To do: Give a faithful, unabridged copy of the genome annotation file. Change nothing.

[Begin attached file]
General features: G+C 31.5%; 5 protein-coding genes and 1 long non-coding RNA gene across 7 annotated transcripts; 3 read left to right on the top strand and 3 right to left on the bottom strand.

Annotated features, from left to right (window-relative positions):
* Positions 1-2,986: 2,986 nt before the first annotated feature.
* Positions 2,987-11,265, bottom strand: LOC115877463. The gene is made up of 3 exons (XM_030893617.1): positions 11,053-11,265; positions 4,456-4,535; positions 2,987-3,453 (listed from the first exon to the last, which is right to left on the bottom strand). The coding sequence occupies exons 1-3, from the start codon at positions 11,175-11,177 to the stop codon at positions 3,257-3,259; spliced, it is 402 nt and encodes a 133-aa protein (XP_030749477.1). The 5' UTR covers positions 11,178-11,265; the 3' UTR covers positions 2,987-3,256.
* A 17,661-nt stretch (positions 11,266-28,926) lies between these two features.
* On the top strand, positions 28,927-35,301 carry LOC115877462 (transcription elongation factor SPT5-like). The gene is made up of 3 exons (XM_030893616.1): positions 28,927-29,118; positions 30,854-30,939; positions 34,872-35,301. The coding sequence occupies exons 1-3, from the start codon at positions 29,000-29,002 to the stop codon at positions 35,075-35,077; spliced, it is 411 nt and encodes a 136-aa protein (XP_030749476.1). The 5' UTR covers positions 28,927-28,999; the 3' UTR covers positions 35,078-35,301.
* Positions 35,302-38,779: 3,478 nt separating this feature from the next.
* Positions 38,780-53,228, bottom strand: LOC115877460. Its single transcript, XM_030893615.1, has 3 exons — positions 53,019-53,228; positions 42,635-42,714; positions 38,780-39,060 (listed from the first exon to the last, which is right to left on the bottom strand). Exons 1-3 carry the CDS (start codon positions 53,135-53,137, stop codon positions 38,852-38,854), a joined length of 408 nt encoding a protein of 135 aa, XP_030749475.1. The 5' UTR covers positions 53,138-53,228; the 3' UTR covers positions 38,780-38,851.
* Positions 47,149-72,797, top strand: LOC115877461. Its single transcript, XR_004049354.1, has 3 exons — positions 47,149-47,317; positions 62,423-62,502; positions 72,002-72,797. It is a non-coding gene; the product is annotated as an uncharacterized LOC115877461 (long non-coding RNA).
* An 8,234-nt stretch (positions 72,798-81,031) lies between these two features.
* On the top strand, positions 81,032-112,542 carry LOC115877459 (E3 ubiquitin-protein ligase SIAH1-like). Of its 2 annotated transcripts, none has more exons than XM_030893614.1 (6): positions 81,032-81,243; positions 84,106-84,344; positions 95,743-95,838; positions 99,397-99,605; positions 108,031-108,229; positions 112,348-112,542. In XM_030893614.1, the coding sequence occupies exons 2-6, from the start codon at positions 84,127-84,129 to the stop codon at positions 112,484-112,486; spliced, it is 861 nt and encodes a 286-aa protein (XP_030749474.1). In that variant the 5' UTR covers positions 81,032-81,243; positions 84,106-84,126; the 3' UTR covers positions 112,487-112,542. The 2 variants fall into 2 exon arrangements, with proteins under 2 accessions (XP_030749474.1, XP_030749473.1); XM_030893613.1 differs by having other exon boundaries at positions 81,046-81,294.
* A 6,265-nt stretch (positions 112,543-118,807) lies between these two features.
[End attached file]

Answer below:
General features: G+C 31.5%; 5 protein-coding genes and 1 long non-coding RNA gene across 7 annotated transcripts; 3 read left to right on the top strand and 3 right to left on the bottom strand.

Annotated features, from left to right (window-relative positions):
* Positions 1-2,986: 2,986 nt before the first annotated feature.
* Positions 2,987-11,265, bottom strand: LOC115877463. The gene is made up of 3 exons (XM_030893617.1): positions 11,053-11,265; positions 4,456-4,535; positions 2,987-3,453 (listed from the first exon to the last, which is right to left on the bottom strand). The coding sequence occupies exons 1-3, from the start codon at positions 11,175-11,177 to the stop codon at positions 3,257-3,259; spliced, it is 402 nt and encodes a 133-aa protein (XP_030749477.1). The 5' UTR covers positions 11,178-11,265; the 3' UTR covers positions 2,987-3,256.
* A 17,661-nt stretch (positions 11,266-28,926) lies between these two features.
* On the top strand, positions 28,927-35,301 carry LOC115877462 (transcription elongation factor SPT5-like). The gene is made up of 3 exons (XM_030893616.1): positions 28,927-29,118; positions 30,854-30,939; positions 34,872-35,301. The coding sequence occupies exons 1-3, from the start codon at positions 29,000-29,002 to the stop codon at positions 35,075-35,077; spliced, it is 411 nt and encodes a 136-aa protein (XP_030749476.1). The 5' UTR covers positions 28,927-28,999; the 3' UTR covers positions 35,078-35,301.
* Positions 35,302-38,779: 3,478 nt separating this feature from the next.
* Positions 38,780-53,228, bottom strand: LOC115877460. Its single transcript, XM_030893615.1, has 3 exons — positions 53,019-53,228; positions 42,635-42,714; positions 38,780-39,060 (listed from the first exon to the last, which is right to left on the bottom strand). Exons 1-3 carry the CDS (start codon positions 53,135-53,137, stop codon positions 38,852-38,854), a joined length of 408 nt encoding a protein of 135 aa, XP_030749475.1. The 5' UTR covers positions 53,138-53,228; the 3' UTR covers positions 38,780-38,851.
* Positions 47,149-72,797, top strand: LOC115877461. Its single transcript, XR_004049354.1, has 3 exons — positions 47,149-47,317; positions 62,423-62,502; positions 72,002-72,797. It is a non-coding gene; the product is annotated as an uncharacterized LOC115877461 (long non-coding RNA).
* An 8,234-nt stretch (positions 72,798-81,031) lies between these two features.
* On the top strand, positions 81,032-112,542 carry LOC115877459 (E3 ubiquitin-protein ligase SIAH1-like). Of its 2 annotated transcripts, none has more exons than XM_030893614.1 (6): positions 81,032-81,243; positions 84,106-84,344; positions 95,743-95,838; positions 99,397-99,605; positions 108,031-108,229; positions 112,348-112,542. In XM_030893614.1, the coding sequence occupies exons 2-6, from the start codon at positions 84,127-84,129 to the stop codon at positions 112,484-112,486; spliced, it is 861 nt and encodes a 286-aa protein (XP_030749474.1). In that variant the 5' UTR covers positions 81,032-81,243; positions 84,106-84,126; the 3' UTR covers positions 112,487-112,542. The 2 variants fall into 2 exon arrangements, with proteins under 2 accessions (XP_030749474.1, XP_030749473.1); XM_030893613.1 differs by having other exon boundaries at positions 81,046-81,294.
* A 6,265-nt stretch (positions 112,543-118,807) lies between these two features.